The Capacity Strategy represents the basis for more precise capacity planning. It should provide insights into the IMs’ and Applicants’ intentions for upcoming timetable periods, including the management of traffic streams, newly available infrastructure and TCRs with massive impact on European main lines.
The creation of the Capacity Strategy starts five years before the timetable change and allows all stakeholders to announce and pre-coordinate these influencing factors at an early planning stage. Items influencing the Strategy should be communicated in the level of detail needed for a basic plan. Despite the comparatively low level of detail available at this early stage, it is necessary to share such information at European level to provide a transparent view on the main aspects influencing the future capacity situation.
Capacity Model with Capacity Partitioning
The key characteristic of the redesigned timetabling process lies in the consolidation of all known capacity elements (available capacity, expected traffic volume, etc.) into a single entity: the Capacity Model.
A Capacity Model is a visualisation of
Capacity needed for passenger traffic
Capacity needed for freight traffic
Capacity blocked by TCRs
The Capacity Model is used to transparently communicate and discuss in more detail the expected volumes (not path or TCR details) and detect pressure points. In the case of lines with international relevance, harmonisation with all involved IMs is obligatory. Findings from the Capacity Strategy will be included, and applicants will be asked to provide Capacity Needs Announcements.
The Capacity Model is created starting three years before the timetable change under the lead of the IMs and for each international line individually to reflect the local needs and particularities. In the final Capacity Model at X-18, the available capacity is partitioned according to market needs (at least containing the maximum share of capacity for TCRs and the minimum capacity safeguarded for Rolling Planning requests (or ad hoc where applicable)). On lines where capacity is scarce, a more detailed partitioning, for instance according to market segments, might be needed.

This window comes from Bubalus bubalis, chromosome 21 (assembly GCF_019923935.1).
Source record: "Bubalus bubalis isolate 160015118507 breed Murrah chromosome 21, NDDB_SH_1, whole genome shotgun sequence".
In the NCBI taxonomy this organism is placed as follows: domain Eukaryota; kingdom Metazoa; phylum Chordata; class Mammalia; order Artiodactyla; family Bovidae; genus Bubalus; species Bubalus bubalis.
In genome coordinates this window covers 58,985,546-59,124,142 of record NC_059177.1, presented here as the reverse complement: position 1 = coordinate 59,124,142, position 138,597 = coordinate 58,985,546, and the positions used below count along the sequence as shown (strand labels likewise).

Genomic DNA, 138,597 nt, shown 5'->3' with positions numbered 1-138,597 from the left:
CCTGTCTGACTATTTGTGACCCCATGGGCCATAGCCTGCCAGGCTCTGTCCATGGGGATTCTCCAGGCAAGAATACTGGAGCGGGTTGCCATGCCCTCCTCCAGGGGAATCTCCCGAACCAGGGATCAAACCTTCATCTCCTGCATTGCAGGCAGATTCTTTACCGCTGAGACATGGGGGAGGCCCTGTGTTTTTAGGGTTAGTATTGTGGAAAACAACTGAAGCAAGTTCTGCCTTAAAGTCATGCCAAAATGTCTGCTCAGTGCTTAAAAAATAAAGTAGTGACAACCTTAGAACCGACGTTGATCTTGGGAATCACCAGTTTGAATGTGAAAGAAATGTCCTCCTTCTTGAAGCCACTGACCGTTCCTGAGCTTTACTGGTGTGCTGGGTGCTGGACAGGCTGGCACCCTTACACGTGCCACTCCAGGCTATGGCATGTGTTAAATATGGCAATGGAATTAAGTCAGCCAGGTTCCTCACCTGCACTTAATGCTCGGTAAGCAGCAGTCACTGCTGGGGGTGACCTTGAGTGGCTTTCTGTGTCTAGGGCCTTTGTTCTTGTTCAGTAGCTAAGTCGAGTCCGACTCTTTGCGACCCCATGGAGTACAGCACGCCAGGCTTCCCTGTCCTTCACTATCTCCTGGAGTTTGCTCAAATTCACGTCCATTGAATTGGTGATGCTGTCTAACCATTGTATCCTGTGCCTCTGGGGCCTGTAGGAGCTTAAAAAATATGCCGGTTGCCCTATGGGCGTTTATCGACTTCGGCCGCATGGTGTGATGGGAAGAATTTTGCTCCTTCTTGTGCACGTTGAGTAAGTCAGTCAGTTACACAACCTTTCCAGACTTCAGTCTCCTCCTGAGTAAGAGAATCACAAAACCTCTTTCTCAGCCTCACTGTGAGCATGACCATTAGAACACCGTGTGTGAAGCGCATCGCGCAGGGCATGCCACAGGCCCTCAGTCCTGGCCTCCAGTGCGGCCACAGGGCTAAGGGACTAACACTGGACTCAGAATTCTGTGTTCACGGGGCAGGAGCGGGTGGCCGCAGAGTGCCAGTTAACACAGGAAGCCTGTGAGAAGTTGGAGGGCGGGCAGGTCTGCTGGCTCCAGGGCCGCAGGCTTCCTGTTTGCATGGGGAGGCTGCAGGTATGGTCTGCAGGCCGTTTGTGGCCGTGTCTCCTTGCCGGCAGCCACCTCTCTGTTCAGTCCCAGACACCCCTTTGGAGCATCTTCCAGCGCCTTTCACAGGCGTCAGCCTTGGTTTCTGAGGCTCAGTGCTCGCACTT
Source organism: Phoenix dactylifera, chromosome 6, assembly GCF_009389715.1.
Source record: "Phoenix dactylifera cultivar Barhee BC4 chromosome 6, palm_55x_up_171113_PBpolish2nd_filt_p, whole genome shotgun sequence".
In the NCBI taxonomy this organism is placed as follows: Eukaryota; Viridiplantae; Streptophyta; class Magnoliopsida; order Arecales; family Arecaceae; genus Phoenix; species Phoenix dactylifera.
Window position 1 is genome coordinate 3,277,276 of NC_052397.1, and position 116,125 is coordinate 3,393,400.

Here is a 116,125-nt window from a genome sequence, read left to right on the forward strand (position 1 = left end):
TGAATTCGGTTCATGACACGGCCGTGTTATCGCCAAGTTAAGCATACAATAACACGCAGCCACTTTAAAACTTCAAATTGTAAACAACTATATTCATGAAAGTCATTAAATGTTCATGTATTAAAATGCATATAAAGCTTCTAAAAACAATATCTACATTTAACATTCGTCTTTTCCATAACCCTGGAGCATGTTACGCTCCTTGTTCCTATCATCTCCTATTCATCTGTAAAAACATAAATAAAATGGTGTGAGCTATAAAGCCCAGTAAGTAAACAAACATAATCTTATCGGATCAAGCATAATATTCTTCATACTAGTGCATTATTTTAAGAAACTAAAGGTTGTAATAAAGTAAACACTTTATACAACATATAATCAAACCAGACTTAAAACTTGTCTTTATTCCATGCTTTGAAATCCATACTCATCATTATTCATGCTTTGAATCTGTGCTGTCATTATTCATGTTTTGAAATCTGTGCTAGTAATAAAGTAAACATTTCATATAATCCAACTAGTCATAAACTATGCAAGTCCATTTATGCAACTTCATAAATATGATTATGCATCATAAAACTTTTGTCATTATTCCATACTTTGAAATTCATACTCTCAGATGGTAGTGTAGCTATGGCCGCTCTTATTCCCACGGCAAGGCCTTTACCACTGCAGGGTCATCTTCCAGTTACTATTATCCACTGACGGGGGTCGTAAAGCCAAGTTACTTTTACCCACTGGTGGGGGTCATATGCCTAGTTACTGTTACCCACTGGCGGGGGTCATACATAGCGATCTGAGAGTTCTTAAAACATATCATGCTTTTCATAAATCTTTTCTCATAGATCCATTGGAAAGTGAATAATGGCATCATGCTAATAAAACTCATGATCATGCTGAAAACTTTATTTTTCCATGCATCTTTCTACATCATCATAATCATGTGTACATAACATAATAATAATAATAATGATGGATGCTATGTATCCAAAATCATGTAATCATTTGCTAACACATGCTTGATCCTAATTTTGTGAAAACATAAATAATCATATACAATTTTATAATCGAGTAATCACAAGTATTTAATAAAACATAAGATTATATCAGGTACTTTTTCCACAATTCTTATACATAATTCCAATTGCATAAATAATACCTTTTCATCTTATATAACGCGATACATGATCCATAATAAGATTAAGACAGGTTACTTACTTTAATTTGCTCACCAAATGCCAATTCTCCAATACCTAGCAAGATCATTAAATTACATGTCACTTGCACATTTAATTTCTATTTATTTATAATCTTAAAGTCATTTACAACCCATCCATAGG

Capacity Planning with Capacity Supply
The capacity partitioning (final version of the model) is the basis for the construction of the Capacity Supply. Work on the internationally harmonised Capacity Supply starts at X-18. In a 365-day overview capacity diagram, objects such as pre-planned paths and or wider bandwidths with the number of available slots are displayed. IMs should start harmonisation of the international Capacity Supply as early as possible and at the latest by X-13.5 by actively approach neighbouring IMs with their Capacity Supply proposals to coordinate products and their publication. For days when traffic will be affected by TCRs, IMs should jointly prepare sufficient and harmonised Capacity Supply on diversionary lines. Alignment of the TCR windows is also part of this harmonisation.
Using this method, it is possible for IMs to coordinate their efforts well in advance, share and discuss information on capacity bottlenecks with applicants long before the start of capacity requests and accelerate the creation of timetables after the request phase. This approach will help to reduce load peaks for all involved stakeholders and increase the efficiency of the entire process.
Temporary Capacity Restrictions (TCRs)
The proper coordination and communication of Temporary Capacity Restrictions (TCRs) is key in the provision of reliable capacity information. Without stable and well planned TCRs, high quality train paths cannot be created. Although works are important for keeping the infrastructure in good shape, insufficient coordination of works leads to wasted capacity and traffic delays. The commercial needs of IMs and Applicants must be considered throughout the entire coordination process.
Based on the TTR project results, the European Commission has recast its legal framework to differentiate between three impact types of TCRs:
TCRs with major impact on traffic (to be coordinated by 18 months prior to the timetable change)
TCRs with high and medium impact on traffic, (to be coordinated by 12 months prior to the timetable change)
TCRs with minor impact on traffic (to be coordinated by 4 months prior to the timetable change).
A detailed description of the individual steps within the TTR process is available here.
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